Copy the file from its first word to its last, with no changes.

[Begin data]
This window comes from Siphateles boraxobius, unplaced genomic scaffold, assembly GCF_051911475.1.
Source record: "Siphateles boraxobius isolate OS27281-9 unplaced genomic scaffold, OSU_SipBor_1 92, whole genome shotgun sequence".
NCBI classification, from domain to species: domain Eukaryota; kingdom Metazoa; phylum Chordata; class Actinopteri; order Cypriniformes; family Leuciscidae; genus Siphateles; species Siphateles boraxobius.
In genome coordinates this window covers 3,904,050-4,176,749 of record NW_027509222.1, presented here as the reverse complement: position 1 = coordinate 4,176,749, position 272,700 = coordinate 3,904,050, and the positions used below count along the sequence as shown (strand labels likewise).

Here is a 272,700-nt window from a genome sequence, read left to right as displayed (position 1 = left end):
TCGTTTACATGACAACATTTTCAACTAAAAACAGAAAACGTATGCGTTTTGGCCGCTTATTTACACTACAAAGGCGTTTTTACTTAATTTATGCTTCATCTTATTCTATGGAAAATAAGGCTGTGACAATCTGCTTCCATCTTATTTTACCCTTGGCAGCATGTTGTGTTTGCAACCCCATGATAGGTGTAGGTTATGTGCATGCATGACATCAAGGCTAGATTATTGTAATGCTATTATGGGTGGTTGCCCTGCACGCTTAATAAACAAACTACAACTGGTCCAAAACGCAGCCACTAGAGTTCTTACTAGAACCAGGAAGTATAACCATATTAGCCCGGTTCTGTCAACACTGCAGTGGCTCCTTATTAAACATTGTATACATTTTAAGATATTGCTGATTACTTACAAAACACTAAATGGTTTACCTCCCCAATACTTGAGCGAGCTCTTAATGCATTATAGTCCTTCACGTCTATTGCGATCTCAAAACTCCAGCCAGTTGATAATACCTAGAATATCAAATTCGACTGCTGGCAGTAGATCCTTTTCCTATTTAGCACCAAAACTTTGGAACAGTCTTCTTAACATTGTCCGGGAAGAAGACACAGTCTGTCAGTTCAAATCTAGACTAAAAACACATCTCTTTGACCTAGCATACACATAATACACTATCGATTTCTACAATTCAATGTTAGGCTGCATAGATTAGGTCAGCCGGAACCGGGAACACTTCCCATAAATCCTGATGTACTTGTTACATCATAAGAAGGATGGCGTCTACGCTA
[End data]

This window comes from Siphateles boraxobius, unplaced genomic scaffold, assembly GCF_051911475.1.
Source record: "Siphateles boraxobius isolate OS27281-9 unplaced genomic scaffold, OSU_SipBor_1 92, whole genome shotgun sequence".
NCBI classification, from domain to species: domain Eukaryota; kingdom Metazoa; phylum Chordata; class Actinopteri; order Cypriniformes; family Leuciscidae; genus Siphateles; species Siphateles boraxobius.
In genome coordinates this window covers 3,904,050-4,176,749 of record NW_027509222.1, presented here as the reverse complement: position 1 = coordinate 4,176,749, position 272,700 = coordinate 3,904,050, and the positions used below count along the sequence as shown (strand labels likewise).

Here is a 272,700-nt window from a genome sequence, read left to right as displayed (position 1 = left end):
TCGTTTACATGACAACATTTTCAACTAAAAACAGAAAACGTATGCGTTTTGGCCGCTTATTTACACTACAAAGGCGTTTTTACTTAATTTATGCTTCATCTTATTCTATGGAAAATAAGGCTGTGACAATCTGCTTCCATCTTATTTTACCCTTGGCAGCATGTTGTGTTTGCAACCCCATGATAGGTGTAGGTTATGTGCATGCATGACATCAAGGCTAGATTATTGTAATGCTATTATGGGTGGTTGCCCTGCACGCTTAATAAACAAACTACAACTGGTCCAAAACGCAGCCACTAGAGTTCTTACTAGAACCAGGAAGTATAACCATATTAGCCCGGTTCTGTCAACACTGCAGTGGCTCCTTATTAAACATTGTATACATTTTAAGATATTGCTGATTACTTACAAAACACTAAATGGTTTACCTCCCCAATACTTGAGCGAGCTCTTAATGCATTATAGTCCTTCACGTCTATTGCGATCTCAAAACTCCAGCCAGTTGATAATACCTAGAATATCAAATTCGACTGCTGGCAGTAGATCCTTTTCCTATTTAGCACCAAAACTTTGGAACAGTCTTCTTAACATTGTCCGGGAAGAAGACACAGTCTGTCAGTTCAAATCTAGACTAAAAACACATCTCTTTGACCTAGCATACACATAATACACTATCGATTTCTACAATTCAATGTTAGGCTGCATAGATTAGGTCAGCCGGAACCGGGAACACTTCCCATAAATCCTGATGTACTTGTTACATCATAAGAAGGATGGCGTCTACGCTA